The 509 steam engine train sits in Macon's Central City Park as it has for decades. The Georgia State Railroad Museum in Savannah is negotiating with Macon-Bibb to bring her east. But Macon park leaders are torn by the prospect of losing the train.
The snow is melting, the ice is retreating and stranded cars are finally leaving Georgia’s motorways. But the blame game is just getting started, and the stakes are high enough to rival Sunday’s Super Bowl. Two inches of snow brought metro Atlanta to a standstill Tuesday and much of Wednesday. And now people want to know why – the thousands of Georgians who abandoned their cars and whose children had to sleep overnight at their schools. You know, people who vote.
It would appear two inches of snow can cripple traffic in metro Atlanta. It can force people to abandon their cars and start walking. It waylays children and teachers at schools and keeps workers shut in at the state Capitol. And it can cause even the mightiest of Governors to admit maybe the state wasn’t prepared. But can it turn elections?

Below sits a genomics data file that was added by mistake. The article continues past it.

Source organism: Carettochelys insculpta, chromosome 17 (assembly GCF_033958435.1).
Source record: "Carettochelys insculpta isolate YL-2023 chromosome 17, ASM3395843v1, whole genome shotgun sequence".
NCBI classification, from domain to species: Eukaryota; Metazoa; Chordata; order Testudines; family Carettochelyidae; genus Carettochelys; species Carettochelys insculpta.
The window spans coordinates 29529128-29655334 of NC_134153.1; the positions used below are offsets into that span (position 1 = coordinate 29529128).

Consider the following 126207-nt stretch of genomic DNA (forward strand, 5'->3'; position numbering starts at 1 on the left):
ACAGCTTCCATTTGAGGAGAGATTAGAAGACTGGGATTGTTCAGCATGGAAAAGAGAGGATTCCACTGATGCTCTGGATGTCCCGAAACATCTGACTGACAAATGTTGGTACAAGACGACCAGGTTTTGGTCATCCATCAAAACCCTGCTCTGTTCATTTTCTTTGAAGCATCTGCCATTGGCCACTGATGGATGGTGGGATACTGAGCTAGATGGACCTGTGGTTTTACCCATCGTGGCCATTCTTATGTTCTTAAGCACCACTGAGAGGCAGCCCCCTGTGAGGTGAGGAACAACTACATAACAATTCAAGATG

Savannah has become the first community in Georgia to offer a public bike sharing program. It’s starting small – just two stations and 16 bicycles. But organizers of the program CAT Bike say they hope to eventually expand the program, which is patterned after those in cities from Boston to Des Moines to Denver. Savannah’s Mayor Pro Tem Van Johnson says the city’s flat terrain and warm climate make it easily walkable and bikeable.
A bill in the state House calls for so-called regional transportation tax, or T-SPLOST, votes to be conducted on a smaller scale. House Bill 195 will allow a few counties and cities to band together for referendums on fixing traffic troubles. The 2012 defeat of transportation tax referendums came after voters in large regions were asked to agree on a long list of big, expensive projects. Out of 12 regional districts, only three regions passed the transportation referendum: the Central Savannah River, the Heart of Georgia Altamaha, the River Valley district.
The American Society of Civil Engineers is releasing a report card for Georgia's infrastructure. The group rates the state every four years. It looks at roads, bridges, ports, airports and other areas related to infrastructure. The overall grade is a C.
Atlanta Mayor Kasim Reed says he’s talking with state legislators once again about solutions for the state’s transportation problems. But speaking at a policy conference in Atlanta Wednesday, Reed said it’s unlikely anything will happen before 2015.